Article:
If you had to make a choice, would you rather be blind or deaf? I count among my Jesuit friends one who is blind and one who is deaf. Having lived with both of them at various times, I'm hard pressed to answer my own question.
If you are blind you have less independence. You need others to help you get around. But often that leads to greater sympathy and help.
If you are deaf you are able to get around and to be more independent but you are also more isolated. Communication can be a big problem. When I lived with a deaf man our community took turns mouthing the words of lectures and homilies and what was being said at large community meetings. And some people, because they had to make exaggerated lip movements in order to be understood, were too proud or impatient to do so. There is also a prejudice associated with people who are called "deaf and dumb." In the book and movie "The Heart is a Lonely Hunter" there is a deaf man whom some refer to as "Dummy."
In the Gospel at Mass today (Mark 7: 31-37), Jesus opens the ears and mouth of a man. He facilitates that man's ability to communicate--to hear and to speak. But there is a deeper meaning to what Jesus did and we see it in a short ceremony within the Baptismal rite. At one point the priest or deacon touches the ears and mouth of the one being baptized and says: "The Lord Jesus made the deaf to hear and the dumb speak. May he soon touch your ears to receive his Word and your mouth to proclaim his faith, to the praise and glory of God the Father."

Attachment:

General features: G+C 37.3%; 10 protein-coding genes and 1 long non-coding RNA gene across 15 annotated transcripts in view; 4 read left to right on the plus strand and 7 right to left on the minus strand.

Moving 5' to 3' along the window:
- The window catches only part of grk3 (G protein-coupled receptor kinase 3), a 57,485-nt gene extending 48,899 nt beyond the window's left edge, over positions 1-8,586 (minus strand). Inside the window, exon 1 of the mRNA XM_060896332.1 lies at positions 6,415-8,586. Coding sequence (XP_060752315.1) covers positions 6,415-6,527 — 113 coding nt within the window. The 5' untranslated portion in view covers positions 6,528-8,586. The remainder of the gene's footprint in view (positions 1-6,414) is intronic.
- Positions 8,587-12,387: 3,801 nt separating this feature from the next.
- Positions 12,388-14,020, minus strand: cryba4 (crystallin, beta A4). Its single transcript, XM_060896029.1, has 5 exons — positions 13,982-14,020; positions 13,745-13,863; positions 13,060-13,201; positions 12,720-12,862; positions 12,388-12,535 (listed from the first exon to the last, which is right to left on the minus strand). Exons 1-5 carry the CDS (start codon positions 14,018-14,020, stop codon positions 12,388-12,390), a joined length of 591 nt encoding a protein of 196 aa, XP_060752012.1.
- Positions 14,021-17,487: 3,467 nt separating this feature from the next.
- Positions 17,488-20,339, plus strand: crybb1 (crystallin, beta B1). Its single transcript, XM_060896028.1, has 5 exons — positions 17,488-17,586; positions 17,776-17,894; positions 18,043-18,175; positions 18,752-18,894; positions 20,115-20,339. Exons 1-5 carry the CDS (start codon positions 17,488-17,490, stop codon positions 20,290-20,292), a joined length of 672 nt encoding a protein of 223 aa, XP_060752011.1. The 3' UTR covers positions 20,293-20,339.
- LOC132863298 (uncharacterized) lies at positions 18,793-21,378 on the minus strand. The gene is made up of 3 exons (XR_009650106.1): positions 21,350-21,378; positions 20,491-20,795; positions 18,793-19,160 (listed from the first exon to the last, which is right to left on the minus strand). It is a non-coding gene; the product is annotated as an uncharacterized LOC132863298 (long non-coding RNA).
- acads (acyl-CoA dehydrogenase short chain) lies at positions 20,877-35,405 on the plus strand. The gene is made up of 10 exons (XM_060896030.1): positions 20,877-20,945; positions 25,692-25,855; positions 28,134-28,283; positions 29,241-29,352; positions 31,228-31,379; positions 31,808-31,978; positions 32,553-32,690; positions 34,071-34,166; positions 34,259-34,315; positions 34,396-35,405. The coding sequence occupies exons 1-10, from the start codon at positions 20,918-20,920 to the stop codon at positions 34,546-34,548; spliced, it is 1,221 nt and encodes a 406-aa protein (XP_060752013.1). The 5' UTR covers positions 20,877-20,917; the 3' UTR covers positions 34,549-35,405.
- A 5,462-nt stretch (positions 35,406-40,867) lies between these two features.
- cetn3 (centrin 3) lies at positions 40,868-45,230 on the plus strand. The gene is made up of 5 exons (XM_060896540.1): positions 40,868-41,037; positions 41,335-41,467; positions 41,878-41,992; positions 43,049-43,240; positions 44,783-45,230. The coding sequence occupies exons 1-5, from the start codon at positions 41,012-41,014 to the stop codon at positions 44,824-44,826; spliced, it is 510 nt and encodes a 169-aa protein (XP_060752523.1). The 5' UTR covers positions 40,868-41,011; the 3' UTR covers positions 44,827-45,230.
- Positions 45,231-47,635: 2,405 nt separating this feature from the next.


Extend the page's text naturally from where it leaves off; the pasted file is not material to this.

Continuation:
This little ceremony shows us that it is not enough to hear and to speak. We must listen and act.
Recall last week's second reading from chapter 1 of the Letter of James: "Be doers of the word and not hearers only."
In today's second reading from James (2: 1-5) we hear about the prejudices and judgments that people make between those who are rich and those who are poor, those who are well-dressed and those who have shabby clothes. We must not only "hear" the words of James. We must listen to them and respond, making sure that we do not treat our brothers and sisters, all of whom are made in God's image, differently based on their race, country of origin, or economic status.
And in the first reading from Isaiah (35: 4-7) we hear the challenging words: "Be strong, fear not!" It's not enough to hear those words. We must listen to them, take them to heart, and live them. In other words, the best way that one can "proclaim his faith, to the praise and glory of God the Father," as the Baptismal rite prays, is to receive this Word of God, allow it to transform one, and then live the transformation one day at a time.